The boys not engaged in fighting the flames were housed in the science buildings, and within half an hour of the outbreak they were being served with tea and bread and butter from the school kitchens, which were at the time almost surrounded by fire. Tables were rescued from the dining-hall and taken to the gymnasium, where the usual hot breakfast was served to the boys only five minutes later than the usual time. School began at nine as usual.  During the day an assurance assessor inspected the building, but no cause of the outbreak could be ascertained beyond a possible short circuit in the electrical system.

Half of the damaged dormitory was used on Saturday night, and again on Sunday.  However, at 1:20am on Monday another fire alarm was given.  This time the fire was found to be at the other end of the building, in the Masters' Common Room. As the main stairway was choked with smoke, the boys did not venture to use it, and accordingly used the fire escapes with which the dormitory is fitted. Two boys first descended from a window by means of the Davey fire escape (an ingenious rope and pulley arrangement).  They were then able to receive the canvas chute down which the remaining 26 boys came. Within three minutes all the boys were reported safe.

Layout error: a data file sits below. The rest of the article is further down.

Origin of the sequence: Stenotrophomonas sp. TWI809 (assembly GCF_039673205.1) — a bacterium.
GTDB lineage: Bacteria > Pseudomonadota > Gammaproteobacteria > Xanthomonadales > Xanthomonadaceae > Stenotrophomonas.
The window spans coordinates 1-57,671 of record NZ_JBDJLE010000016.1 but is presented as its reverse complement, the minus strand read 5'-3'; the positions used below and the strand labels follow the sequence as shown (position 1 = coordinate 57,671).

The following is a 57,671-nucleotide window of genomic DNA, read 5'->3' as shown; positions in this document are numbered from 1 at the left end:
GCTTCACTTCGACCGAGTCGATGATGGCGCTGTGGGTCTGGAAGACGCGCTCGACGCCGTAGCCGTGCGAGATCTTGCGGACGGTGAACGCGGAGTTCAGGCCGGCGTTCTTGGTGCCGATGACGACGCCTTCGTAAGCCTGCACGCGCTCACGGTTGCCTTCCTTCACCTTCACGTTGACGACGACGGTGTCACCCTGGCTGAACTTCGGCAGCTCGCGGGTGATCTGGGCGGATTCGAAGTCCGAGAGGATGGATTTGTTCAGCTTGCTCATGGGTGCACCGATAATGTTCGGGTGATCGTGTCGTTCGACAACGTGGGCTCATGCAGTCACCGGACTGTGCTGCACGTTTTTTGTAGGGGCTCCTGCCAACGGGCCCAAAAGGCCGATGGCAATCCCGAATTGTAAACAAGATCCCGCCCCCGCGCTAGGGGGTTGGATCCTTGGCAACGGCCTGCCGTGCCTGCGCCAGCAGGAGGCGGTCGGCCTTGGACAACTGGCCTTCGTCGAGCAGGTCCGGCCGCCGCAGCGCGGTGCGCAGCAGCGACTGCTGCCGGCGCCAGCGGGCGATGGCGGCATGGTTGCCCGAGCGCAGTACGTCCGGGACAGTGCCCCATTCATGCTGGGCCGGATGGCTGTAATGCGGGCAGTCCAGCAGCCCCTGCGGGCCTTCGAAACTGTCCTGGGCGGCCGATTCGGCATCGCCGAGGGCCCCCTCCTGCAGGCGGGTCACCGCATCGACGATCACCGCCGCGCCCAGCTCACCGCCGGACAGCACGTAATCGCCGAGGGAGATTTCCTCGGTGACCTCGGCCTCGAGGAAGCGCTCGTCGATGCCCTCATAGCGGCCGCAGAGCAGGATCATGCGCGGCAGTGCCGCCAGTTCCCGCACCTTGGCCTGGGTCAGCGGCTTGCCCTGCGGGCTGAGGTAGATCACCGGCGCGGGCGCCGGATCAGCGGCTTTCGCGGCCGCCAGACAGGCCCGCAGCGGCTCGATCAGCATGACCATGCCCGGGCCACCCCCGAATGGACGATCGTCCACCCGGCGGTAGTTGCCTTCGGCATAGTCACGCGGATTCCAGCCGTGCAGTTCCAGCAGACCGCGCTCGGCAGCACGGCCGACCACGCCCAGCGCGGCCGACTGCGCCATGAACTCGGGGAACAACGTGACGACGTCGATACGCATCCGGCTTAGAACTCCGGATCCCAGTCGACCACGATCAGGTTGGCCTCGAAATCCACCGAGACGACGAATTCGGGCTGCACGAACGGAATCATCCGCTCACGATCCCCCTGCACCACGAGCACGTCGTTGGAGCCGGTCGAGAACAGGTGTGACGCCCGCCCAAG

The School brigade got to work once again and had the blaze under control when the Warwick Brigade put in a prompt appearance.  After the fire in the Masters' room had been dealt with an investigation was made of the adjacent Bursar's room, and I discovered that heaps of paper on the table were alight, yet with no apparent connection with the fire in the adjoining room.  The portion of the tablecloth that overhung the edges of the table was burnt away and the table itself was damaged, although the waste-paper basket beneath as well as masses of paper on the walls and shelves, and the surrounding floor spaces were untouched.

Several small bunches of burnt paper indicated that an attempt had been made to start a fire in the bookshelf which occupied the greater part of the wall farthest away from the Masters' Common Room.  A careful examination was made by the Warwick Brigade, who took up floor boards in the dormitory above in order to deal with the fire beneath.  After about three-quarters of an hour the Brigade Captain reported that all was safe, and the boys were able to go back to their dormitories, as their beds had not been touched by the water.

By Monday evening the authorship of the fires had been traced to one of the boys in the School House.  He has been examined by two doctors, who have made recommendations for his future, and who attribute his actions to a temporary mental derangement.  He will of course not return to the School.